Why I Traded My $1600 Lens for the One that Cost $100

OK, that’s not the financial transaction, I didn’t give away $1500…but I did replace the lens physically, here’s why –

I did it to myself.  I have no one to blame but me.  After spending two days with other photographers at a workshop last year, I decided I needed it.  That seemed to be the lens of choice.  I had to have it.  It would make me legit.  There’s something about that little red ring that makes you feel something special…Another lens with a little red ring would make me feel legit.  It took another workshop, a year later, to realize how wrong I was.

I hadn’t taken my own advice  – “don’t buy new gear until you know why what you have doesn’t work for you anymore, and what the new equipment will do for you instead”.  It wasn’t my gear that wasn’t working for me, it was my brain.  It’s something often called the “comparison monster”, and I fed it $1600 and my confidence, and it ate it up, leaving me nothing.

I know this wasn’t the only time, and I’m not the only one.  We all do it in our everyday lives.  We compare our average day to someone else’s highlight real.  We let that monster in, and once it’s there, it’s hard to get it out.

That lens (Canon 50mm f/1.2L) sat in my bag for almost a year.  I used it less than a half dozen times, and more often than not, I forced myself to use it to try to learn to love it.  Over that time, I learned:

1.  My clients didn’t love me any more because I had that lens in my bag.
2.  I didn’t love my photography any more because I had that lens.
3.  I didn’t feel any more legit.  The comparison monster had won.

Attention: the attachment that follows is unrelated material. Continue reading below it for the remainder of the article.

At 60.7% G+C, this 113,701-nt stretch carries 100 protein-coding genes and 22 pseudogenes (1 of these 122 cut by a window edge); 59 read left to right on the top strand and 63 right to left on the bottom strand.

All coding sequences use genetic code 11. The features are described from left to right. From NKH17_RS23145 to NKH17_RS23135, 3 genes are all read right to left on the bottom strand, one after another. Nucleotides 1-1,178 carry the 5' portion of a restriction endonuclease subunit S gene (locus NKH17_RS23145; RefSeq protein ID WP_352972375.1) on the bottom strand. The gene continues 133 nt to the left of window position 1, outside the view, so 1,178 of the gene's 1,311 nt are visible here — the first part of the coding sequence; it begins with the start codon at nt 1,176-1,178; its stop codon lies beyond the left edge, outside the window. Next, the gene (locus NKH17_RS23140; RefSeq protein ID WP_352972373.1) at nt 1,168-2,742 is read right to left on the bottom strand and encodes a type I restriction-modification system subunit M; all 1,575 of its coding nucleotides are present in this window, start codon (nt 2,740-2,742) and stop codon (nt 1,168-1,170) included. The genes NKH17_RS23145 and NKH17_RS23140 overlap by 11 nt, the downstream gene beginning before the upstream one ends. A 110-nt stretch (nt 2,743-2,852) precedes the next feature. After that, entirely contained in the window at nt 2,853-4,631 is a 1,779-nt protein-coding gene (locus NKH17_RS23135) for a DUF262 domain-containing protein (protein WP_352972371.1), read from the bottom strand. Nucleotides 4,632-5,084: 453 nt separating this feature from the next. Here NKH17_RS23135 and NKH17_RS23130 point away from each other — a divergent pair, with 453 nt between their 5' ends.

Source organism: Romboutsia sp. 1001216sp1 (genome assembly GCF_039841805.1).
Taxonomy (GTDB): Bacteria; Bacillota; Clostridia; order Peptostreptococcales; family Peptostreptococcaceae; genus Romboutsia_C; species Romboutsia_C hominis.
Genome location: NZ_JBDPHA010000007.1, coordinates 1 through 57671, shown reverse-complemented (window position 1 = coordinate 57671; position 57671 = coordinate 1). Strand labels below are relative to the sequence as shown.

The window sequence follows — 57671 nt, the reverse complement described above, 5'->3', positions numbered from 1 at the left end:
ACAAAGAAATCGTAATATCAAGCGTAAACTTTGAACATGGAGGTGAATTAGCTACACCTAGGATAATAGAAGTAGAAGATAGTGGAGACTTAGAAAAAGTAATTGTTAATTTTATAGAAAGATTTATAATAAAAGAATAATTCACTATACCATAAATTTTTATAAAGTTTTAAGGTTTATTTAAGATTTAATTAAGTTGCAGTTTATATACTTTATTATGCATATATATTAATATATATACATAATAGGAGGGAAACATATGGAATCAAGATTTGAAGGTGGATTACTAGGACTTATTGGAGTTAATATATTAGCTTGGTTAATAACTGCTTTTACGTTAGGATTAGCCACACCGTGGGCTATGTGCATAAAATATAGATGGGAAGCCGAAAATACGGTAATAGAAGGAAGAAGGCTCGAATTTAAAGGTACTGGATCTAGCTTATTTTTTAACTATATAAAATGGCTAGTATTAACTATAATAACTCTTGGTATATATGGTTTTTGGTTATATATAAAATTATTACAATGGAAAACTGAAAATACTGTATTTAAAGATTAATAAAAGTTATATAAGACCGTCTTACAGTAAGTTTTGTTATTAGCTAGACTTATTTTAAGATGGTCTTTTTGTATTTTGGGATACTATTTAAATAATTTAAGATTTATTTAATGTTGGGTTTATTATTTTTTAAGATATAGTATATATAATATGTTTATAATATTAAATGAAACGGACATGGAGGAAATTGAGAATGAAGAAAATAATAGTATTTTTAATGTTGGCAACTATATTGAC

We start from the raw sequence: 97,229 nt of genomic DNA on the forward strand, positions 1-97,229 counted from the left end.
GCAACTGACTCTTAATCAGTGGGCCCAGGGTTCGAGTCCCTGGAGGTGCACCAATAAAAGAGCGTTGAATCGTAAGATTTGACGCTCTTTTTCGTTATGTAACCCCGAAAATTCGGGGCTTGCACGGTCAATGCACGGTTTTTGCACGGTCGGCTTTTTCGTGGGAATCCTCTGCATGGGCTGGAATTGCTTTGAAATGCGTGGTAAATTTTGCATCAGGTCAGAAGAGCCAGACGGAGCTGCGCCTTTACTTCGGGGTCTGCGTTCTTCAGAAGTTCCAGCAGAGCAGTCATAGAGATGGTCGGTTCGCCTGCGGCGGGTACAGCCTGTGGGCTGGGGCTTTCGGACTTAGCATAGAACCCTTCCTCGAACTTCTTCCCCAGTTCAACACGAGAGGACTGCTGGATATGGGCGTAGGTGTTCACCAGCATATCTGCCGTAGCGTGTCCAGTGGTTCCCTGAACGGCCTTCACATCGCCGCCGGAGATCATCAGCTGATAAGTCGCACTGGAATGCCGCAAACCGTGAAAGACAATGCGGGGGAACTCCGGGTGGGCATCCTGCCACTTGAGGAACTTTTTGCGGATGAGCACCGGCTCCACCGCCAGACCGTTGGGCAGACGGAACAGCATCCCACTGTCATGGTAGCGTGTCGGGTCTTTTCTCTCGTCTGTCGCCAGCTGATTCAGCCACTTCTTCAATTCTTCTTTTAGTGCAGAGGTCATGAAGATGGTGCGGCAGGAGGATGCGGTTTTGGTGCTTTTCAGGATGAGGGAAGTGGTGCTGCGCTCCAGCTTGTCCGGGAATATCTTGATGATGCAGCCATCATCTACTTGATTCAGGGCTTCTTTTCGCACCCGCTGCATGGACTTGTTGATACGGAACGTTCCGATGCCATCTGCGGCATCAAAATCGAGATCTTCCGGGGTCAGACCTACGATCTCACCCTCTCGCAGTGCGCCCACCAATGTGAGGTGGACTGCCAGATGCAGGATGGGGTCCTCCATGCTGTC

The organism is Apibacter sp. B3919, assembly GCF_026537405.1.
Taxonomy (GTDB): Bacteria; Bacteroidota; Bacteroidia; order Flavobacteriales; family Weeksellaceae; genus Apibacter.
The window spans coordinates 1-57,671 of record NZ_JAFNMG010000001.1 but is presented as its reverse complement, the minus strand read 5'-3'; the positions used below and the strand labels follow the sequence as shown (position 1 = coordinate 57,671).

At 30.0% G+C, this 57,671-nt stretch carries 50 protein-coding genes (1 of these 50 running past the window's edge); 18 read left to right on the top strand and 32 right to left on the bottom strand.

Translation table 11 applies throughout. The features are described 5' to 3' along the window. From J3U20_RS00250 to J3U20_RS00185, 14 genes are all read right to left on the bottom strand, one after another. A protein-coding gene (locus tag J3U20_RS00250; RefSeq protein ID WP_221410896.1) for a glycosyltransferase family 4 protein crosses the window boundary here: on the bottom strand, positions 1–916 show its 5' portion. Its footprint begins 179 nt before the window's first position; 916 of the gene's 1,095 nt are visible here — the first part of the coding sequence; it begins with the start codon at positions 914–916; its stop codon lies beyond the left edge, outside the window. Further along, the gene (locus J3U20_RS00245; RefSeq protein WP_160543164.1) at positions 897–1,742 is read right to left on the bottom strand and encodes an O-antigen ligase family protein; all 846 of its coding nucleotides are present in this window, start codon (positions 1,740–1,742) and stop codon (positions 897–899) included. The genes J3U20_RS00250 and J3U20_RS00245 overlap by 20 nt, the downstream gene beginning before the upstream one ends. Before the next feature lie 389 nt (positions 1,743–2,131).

It took me a year to realize it.  Once we let ourselves believe something, it’s hard to shake.  But, letting go and accepting that I am me, regardless of what anyone else does or wants me to be,was a huge release.  Every day or decision isn’t perfect, and that’s okay.

Canon makes a version of a 50mm lens that costs about $100 – it’s a Canon 50mm f/1.8.  That’s the lens I started my business with.  My original version died after rolling out of my hand and smashing on a client’s floor.  I found other favorites that I began to rely on, and didn’t really miss it.  That version will now fill the space in my bag, and still give me the option when the situation calls for it.

And, because every post needs an image.  Here’s one from before I started my business taken with a Canon Rebel XTI and the 50mm 1.8 lens.







  • Bruce Denis - It is quite a humbling experience that feeling. The gear paid for, the sweat equity, the expectation, just don’t always translate to better photos. In a world where the cult of personality seems to dominate so much of the information we take in it’s way to easy to lose sight of the things that really count. You use a prime (pun?) example here.
    In everything we do, everything we say, we should ask whether goal or thing we desire is pure hubris or really a tool to make our work better. Pride of ownership, cool gadgets and stuff, is not bad in and of itself. Just recognize it for what it is and try to stay right-sized.
    My 50mm /1.8 is probably the best lens I own. In a controlled situation it’s a go-to lens, a real work horse.
    Thanks for sharing this. It’s a good reminder to me to settle down before laying out money for a new zoom lens.ReplyCancel

Your email is never published or shared. Required fields are marked *